Wine and Steel: The Tank Revolution


“Barrel-fermented” has become one of the buzzwords snobs love to toss around when chatting about wine, particularly Chardonnay. It is supposedly a mark of distinction, yet it implies that fermentation in something other than a barrel makes a lesser wine.

But the development of stainless-steel fermentation tanks about 40 years ago revolutionized the wine industry. For centuries, wine had been fermented in all sorts of bizarre vessels, yielding all sorts of curious aromas.

Stainless-steel tanks with cooling jackets welded to their sides allow winemakers to control the temperature of the fermentation, which permits better control over the finished product--the winemaker can keep out funky smells that are not an inherent part of the grape.


This advance has made the white wines of Spain, Italy and Portugal fresher and cleaner. Twenty years ago, many of the whites made in those countries “cooked” in their oak vats, or vats lined with slate or concrete when fermentation turned hot.

The chemical process of fermentation produces heat by nature, but if the wine gets too warm it develops what is called volatility; put simply, it smells like nail polish or vinegar. In the old days, you had only primitive ways to avoid this, such as tossing large chunks of ice into the fermenter or pumping the juice over ice and then back into the vat. There were obvious problems with either of these methods--not the least of which was that they watered down the wine.

Besides their technical advantages, stainless-steel fermenters have other--more pedestrian--advantages: They are cheaper (about $1 per gallon, compared with oak barrels at $4 a gallon) and they are easier to clean and work on.

Though better white wine has been stainless steel’s greatest contribution to winemaking, it is also a boon to makers of red wine.

Angelo Gaja, one of the world’s greatest winemakers and one of Italy’s most dynamic personalities, has long believed this. His Barbarescos, made from the Nebbiolo grape native to Piedmont, have been among the most powerful and long-lived red wines in the world, rivaling neighboring Barolo for headlines. Today the cheapest Gaja Barbaresco sells for about double the price of even the best Barolo.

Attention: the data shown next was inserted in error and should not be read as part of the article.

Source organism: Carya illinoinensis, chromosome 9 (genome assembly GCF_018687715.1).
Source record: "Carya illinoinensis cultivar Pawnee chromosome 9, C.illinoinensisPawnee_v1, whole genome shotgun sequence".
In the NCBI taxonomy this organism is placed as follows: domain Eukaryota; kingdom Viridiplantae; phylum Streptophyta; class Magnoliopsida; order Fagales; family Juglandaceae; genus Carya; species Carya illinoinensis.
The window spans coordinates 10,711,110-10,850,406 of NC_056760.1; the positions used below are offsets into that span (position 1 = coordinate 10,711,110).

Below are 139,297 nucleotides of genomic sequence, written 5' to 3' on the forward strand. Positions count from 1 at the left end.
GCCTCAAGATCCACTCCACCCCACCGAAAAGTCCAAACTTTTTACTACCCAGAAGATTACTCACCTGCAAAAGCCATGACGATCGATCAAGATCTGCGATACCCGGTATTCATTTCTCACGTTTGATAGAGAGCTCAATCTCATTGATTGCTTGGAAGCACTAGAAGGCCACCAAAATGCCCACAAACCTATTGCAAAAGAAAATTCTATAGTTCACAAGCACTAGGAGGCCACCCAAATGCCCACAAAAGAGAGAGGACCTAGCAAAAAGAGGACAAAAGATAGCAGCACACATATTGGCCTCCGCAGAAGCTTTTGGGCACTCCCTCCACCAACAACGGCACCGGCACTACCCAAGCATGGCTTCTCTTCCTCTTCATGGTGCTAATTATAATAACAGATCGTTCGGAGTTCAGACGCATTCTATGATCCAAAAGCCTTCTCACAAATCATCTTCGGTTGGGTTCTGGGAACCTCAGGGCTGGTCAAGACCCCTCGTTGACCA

“When we brought the stainless steel into the winery in the late 1960s, we experimented for 10 years before we added more tanks,” Gaja told me last week.


He doesn’t just use them to slow down fermentation. Consider that the origin of the name Nebbiolo: Italian word nebbia, meaning fog. By local tradition, the late-harvested Nebbiolo grape shouldn’t be picked until moistened by morning fog.

“By that time of the year, at the end of October or early November, the temperatures of the winery might be very low,” said Gaja. At such low temperatures, “it was impossible to start the fermentation. We had to wait eight, 10 days before it would begin, and during this time, strange aromas could develop.”

When the fermentation finally did take off, it frequently raced to 90 degrees, shocking the yeasts, which grew weak, slowing the fermentation to a crawl.

“Very often we were not able to finish the fermentation in a reasonable time,” Gaja said, adding that occasionally fermentations dragged on for two or three months, leaving the wine far too astringent and tannic.

By coincidence, a week earlier I had pulled from my cellar a bottle of 1971 Barolo Riserva from the fine producer Franco Fiorina. The wine was wonderfully aromatic and still had good fruit, but the finish--even after more than 20 years of aging--was still tannic.

I told this to Gaja, who nodded and said soberly, “The wines we make today are better.” He explained that with stainless-steel tanks he can now gently warm the juice immediately after the grapes are crushed. This allows the fermentation to start more quickly, avoiding off odors. Once fermentation is under way, the warm liquid in the tanks’ jackets can be changed to a coolant.


Gaja added stainless-steel tanks on a large scale in the late 1970s, but not for all his red wines until 1986. A classic example of this “new” style of Barbaresco may be seen in the 1990 Gaja Barbaresco ($65), an immense wine with complex scents including anise, mint, dried cherries and blackberry jam.

This wine is, in typical Piedmont fashion, quite tannic right now (as Gaja said, “It is not the wine yet”), but with many hours of aeration, the wine actually becomes both more aromatic and less astringent.